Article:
Target professional group(s): Primary Care Doctors
Pharmacists
Adapted from:

This guidance was initially developed in 1999 by practitioners in South Devon, as part of the S&W Devon Joint Formulary Initiative, and Cheltenham & Tewkesbury Prescribing Group and modified by the PHLS South West Antibiotic Guidelines Project Team, PHLS Primary Care Co-ordinators and members of the Clinical Prescribing Sub-group of the Standing Medical Advisory Committee on Antibiotic Resistance. It was further modified following comments from Internet users. The guidance has been updated annually as significant research papers, systematic reviews and guidance have been published. The Health Protection Agency works closely with the authors of the Clinical Knowledge Summaries.


Evidence base

Grading of guidance recommendations

The strength of each recommendation is qualified by a letter in parenthesis.

Study design

Recommendation
grade

Good recent systematic review of studies

A+

One or more rigorous studies, not combined

A-

One or more prospective studies

B+

One or more retrospective studies

B-

Formal combination of expert opinion

C

Informal opinion, other information

D

Clinical Knowledge Summaries web http://www.prodigy.nhs.uk. BNF (No 55), SMAC report - The path of least resistance (1998), SDHCT Medical Directorate guidelines + GU medicine guidelines, Plymouth Management of Infection Guidelines project LRTI and URTI.

Urinary Tract Infections

Notes

  1. Abrutyn E, Mossey J, Berlin JA, Boscia J, Levison M, Pitsakis P, Kaye D. Does asymptomatic bacteriuria predict mortality and does antimicrobial treatment reduce mortality in elderly ambulatory women? Ann Int Med 1994:827-33. A cohort study and a controlled trial found that bacteriuria was not an independent risk factor for mortality in elderly women without catheters, and that its treatment did not lower the mortality rate.
  2. Grabe M, Bishop MC, Bjerkland-Johansen TE, Botto H, Cek M, Lobel B, Naber KG, Palou, J, Tenke, P, Wagenlehner F. Guidelines on Urological Infections. European Association of Urology 2009: 1-110. Asymptomatic bacteriuria is seldom associated with adverse outcomes in people with indwelling catheters. Treatment of bacteriuria causes harms: increased short-term frequency of symptomatic infection, and re-infection with organisms of increased antimicrobial resistance.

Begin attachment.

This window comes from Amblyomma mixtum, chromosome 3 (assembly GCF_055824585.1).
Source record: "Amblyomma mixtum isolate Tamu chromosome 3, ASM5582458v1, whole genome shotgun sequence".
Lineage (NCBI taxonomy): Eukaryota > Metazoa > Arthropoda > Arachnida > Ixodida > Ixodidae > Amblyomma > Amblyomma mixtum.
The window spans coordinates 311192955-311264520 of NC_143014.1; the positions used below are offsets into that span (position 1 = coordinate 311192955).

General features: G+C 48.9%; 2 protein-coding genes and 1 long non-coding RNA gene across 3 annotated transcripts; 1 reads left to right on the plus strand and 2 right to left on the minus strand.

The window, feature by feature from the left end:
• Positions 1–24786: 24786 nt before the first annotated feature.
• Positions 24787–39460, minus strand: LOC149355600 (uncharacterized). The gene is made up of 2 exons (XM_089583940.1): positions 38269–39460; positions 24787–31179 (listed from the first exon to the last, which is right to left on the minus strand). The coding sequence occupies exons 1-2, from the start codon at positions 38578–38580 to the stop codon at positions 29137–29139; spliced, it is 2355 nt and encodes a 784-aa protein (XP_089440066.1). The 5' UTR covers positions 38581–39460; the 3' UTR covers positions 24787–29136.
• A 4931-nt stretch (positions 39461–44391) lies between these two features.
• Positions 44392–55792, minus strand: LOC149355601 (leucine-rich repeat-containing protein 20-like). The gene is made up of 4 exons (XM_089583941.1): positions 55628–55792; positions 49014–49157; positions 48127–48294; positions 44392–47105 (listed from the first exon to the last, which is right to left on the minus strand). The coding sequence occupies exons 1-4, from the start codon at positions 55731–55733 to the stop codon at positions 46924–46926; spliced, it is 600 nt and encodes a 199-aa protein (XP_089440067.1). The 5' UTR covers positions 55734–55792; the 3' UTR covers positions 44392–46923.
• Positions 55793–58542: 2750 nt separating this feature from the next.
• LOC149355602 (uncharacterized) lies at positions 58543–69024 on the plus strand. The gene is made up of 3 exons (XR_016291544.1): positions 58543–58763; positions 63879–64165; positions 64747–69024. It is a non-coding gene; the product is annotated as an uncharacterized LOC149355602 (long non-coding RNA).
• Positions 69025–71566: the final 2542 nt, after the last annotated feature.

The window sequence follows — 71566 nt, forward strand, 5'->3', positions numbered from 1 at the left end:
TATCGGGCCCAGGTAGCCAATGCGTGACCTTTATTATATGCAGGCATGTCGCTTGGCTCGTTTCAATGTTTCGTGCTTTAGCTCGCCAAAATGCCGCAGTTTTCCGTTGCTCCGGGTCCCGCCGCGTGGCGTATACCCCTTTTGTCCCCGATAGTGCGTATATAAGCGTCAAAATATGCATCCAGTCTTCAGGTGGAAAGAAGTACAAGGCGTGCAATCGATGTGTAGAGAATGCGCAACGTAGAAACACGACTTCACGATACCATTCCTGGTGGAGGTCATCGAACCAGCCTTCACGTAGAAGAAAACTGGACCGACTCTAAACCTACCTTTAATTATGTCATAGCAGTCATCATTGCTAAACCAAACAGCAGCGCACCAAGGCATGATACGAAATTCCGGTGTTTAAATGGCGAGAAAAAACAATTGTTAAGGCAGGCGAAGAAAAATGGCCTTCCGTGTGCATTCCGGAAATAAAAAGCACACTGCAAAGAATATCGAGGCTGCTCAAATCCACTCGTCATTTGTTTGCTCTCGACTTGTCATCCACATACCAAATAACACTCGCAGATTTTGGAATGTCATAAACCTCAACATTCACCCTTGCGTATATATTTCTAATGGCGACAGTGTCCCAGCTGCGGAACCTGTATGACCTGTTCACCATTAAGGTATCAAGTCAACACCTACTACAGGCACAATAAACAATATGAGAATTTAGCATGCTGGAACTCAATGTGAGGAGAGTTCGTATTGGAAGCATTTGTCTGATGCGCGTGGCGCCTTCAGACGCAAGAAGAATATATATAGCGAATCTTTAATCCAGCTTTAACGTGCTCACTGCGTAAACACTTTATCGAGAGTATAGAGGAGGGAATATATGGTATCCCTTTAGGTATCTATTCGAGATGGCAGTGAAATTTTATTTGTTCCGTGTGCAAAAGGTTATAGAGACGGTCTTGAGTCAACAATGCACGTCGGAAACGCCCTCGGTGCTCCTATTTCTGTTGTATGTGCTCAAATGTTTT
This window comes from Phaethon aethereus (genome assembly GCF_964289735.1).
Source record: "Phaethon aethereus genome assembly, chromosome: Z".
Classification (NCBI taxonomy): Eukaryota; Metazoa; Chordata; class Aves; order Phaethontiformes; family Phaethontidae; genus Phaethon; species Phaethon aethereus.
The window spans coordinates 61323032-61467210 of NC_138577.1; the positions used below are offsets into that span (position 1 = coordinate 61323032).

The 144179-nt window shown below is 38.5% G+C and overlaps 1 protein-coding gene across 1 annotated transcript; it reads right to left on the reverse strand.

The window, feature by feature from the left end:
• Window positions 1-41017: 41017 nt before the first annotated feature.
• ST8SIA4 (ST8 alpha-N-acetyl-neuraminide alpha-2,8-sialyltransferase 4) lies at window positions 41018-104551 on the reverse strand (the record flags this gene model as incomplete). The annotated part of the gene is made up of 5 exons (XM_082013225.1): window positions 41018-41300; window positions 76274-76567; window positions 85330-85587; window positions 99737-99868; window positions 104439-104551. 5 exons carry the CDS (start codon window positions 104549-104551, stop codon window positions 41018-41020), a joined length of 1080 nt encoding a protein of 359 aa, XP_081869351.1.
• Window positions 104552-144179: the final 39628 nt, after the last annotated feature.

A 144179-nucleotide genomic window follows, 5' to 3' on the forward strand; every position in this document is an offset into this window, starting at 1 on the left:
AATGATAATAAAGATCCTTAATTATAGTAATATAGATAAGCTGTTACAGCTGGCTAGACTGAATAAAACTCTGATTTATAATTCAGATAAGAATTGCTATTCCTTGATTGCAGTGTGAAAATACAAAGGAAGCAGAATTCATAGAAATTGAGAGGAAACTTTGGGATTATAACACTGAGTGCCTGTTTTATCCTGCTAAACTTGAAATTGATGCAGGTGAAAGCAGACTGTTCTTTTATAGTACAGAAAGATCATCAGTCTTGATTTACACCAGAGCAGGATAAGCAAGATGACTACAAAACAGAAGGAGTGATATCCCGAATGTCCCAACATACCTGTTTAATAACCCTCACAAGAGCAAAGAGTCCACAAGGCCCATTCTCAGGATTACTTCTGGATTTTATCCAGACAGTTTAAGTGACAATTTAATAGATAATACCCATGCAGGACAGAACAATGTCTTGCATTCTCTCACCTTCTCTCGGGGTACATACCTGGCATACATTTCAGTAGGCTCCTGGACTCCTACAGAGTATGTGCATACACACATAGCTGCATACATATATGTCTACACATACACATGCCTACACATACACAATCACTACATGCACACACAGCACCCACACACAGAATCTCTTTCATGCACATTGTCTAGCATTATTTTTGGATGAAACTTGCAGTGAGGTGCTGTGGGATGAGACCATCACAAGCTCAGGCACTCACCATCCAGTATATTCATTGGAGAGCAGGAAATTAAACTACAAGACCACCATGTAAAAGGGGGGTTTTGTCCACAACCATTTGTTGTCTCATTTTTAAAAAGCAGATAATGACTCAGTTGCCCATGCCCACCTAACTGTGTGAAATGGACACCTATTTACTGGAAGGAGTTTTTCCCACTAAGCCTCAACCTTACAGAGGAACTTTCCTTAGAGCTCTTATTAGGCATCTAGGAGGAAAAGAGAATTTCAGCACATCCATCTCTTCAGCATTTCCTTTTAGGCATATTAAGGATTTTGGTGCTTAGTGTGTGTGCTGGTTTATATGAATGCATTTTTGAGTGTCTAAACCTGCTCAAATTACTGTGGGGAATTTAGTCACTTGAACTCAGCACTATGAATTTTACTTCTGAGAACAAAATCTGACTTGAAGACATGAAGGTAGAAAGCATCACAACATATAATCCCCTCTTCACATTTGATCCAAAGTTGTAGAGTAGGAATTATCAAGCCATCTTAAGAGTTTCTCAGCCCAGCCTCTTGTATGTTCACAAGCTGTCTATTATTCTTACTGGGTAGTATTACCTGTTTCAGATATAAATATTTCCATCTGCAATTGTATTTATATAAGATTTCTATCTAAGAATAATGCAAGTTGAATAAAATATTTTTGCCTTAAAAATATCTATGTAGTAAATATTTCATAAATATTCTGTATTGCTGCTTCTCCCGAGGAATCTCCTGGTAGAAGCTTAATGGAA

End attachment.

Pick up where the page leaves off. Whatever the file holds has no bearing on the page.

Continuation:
Children

  1. National collaborating centre for women’s and children’s health. NICE clinical guideline. Urinary tract infection in children. Diagnosis, treatment and long-term management. http://www.nice.org.uk/nicemedia/pdf/CG54fullguideline.pdf (Accessed 8th January 2009) Diagnosis and referral: expert opinion is that children under the age of 3 months with suspected UTI should be admitted; that imaging during the acute episode is only needed for atypical UTI or for children under the age of 6 months with UTI. Choice of antibiotics for lower UTI: NICE identified 3 RCTs comparing trimethoprim to other antibiotics for UTI in children, and one systematic review comparing short and long course of antibiotics for UTI in children that included studies assessing trimethoprim, nitrofurantoin and amoxicillin. The NICE guideline development group recommend trimethoprim, nitrofurantoin, amoxicillin, or cefalexin for empirical treatment of lower UTI in children. Duration of antibiotics for lower UTI: one systematic review found no difference in efficacy between short-courses (2-4 days) and longer courses (7-14 days) of antibiotics in children with lower UTI. Upper UTI: one systematic review combined two studies of co-amoxiclav treatment for 10-14 days compared with IV antibiotic treatment. No difference in efficacy was found.

Document history

LHP version 1.0

Related information